Help Me Chose the Next Book Cover for the Frank Dodge Mystery Series

Double-Dealing in Dubuque, the second Frank Dodge mystery, will be released this summer. (Insert cheers!) I’m in the home stretch of the production process and looking for your opinion on a cover image. Peggy Nehmen of N-KCreative has crafted two compelling images, and I’m having a hard time choosing between them. Would you please look them over and let me know which one really grabs your attention? Click on each image to see the full-size version.

 

New Look, New Content

Getting a new look is contagious (by Rose Bland)

I’m in the midst of a major overhaul of the Mississippi Valley Traveler website. Some changes will be less obvious, unless you look for them. For example, I’ve gone through virtually all of the posts to standardize tags and make them more useful for visitors. You’ll notice that there’s now a tag called “overlook”; it is used with posts that have photos from overlooks or that describe where overlooks are located (click here to find out what posts it includes). Feel free to play around with other tags and see where it takes you. If you have ideas for continuing to improve them, please let me know.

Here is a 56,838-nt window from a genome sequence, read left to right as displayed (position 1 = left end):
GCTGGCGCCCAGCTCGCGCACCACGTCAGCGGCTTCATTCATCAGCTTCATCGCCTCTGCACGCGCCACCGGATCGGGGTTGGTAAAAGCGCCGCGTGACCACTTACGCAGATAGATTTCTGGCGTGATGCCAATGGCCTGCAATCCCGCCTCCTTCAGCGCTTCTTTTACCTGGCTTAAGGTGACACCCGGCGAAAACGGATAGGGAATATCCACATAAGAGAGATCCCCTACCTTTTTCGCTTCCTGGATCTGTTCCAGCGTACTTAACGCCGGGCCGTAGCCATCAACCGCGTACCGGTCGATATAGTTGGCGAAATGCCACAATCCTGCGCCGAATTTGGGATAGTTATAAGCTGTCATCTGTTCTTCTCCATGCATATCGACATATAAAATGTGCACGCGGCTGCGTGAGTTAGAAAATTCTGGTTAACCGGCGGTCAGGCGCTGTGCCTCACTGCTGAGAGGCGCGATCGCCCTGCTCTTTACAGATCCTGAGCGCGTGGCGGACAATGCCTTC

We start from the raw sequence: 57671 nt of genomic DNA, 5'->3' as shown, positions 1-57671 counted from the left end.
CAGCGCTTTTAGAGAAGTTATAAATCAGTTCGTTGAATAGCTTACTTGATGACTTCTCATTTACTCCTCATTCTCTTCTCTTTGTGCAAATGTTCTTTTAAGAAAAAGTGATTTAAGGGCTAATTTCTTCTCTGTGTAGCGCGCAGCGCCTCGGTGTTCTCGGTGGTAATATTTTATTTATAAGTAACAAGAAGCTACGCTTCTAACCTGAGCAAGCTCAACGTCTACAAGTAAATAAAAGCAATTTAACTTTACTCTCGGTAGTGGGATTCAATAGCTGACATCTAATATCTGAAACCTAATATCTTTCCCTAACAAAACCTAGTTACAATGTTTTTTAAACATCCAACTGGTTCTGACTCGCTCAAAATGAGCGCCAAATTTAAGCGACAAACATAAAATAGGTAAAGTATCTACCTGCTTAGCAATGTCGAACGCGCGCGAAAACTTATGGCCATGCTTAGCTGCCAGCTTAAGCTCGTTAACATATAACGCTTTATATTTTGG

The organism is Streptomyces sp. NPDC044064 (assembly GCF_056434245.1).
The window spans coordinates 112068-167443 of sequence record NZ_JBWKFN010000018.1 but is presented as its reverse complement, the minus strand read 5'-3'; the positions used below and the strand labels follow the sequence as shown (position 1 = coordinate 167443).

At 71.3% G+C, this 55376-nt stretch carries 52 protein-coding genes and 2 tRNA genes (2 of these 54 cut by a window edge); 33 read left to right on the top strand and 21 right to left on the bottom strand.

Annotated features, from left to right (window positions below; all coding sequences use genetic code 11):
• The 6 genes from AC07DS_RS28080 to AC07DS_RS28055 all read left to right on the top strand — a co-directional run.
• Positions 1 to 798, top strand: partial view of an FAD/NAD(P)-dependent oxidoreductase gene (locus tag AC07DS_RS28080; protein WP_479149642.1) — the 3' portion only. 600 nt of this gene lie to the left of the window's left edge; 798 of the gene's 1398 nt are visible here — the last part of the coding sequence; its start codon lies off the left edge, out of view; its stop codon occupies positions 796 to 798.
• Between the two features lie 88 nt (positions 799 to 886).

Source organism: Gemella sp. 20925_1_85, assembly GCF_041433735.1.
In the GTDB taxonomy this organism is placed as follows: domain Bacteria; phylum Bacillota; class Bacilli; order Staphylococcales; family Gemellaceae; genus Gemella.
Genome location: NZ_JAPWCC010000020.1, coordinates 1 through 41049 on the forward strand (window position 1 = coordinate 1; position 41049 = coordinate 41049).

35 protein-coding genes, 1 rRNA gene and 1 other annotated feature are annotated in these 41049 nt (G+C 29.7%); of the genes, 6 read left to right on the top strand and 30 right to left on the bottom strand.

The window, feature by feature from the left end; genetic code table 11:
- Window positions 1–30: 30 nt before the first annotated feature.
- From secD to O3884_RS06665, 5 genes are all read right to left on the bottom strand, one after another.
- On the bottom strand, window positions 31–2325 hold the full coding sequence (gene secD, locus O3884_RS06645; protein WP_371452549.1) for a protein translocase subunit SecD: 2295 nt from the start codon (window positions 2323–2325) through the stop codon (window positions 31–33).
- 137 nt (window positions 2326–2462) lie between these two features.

In the next few weeks I’ll also be rolling out new river town profiles, this time for communities downriver of the Quad Cities. The first one–Andalusia–rolls out tomorrow (June 22, 2015). I expect to be posting through the summer and will probably end this round around Quincy.

If that’s not enough, I recently added a new photo album of pictures from foggy days; I’ll be adding more photo albums for states and big cities on the lower Mississippi and will also be updating existing photo albums as time permits. So many pictures, so little time!

And if that’s still not enough, I’ll soon be rolling out an entirely new look for the website. The Mississippi Valley Traveler site has a lot of content but much of it takes some digging to find. We’ll be changing the look, so it’s more obvious what the site has to offer and to make it easier to navigate.

Have comments about any of this or any changes to suggest? I look forward to hearing them.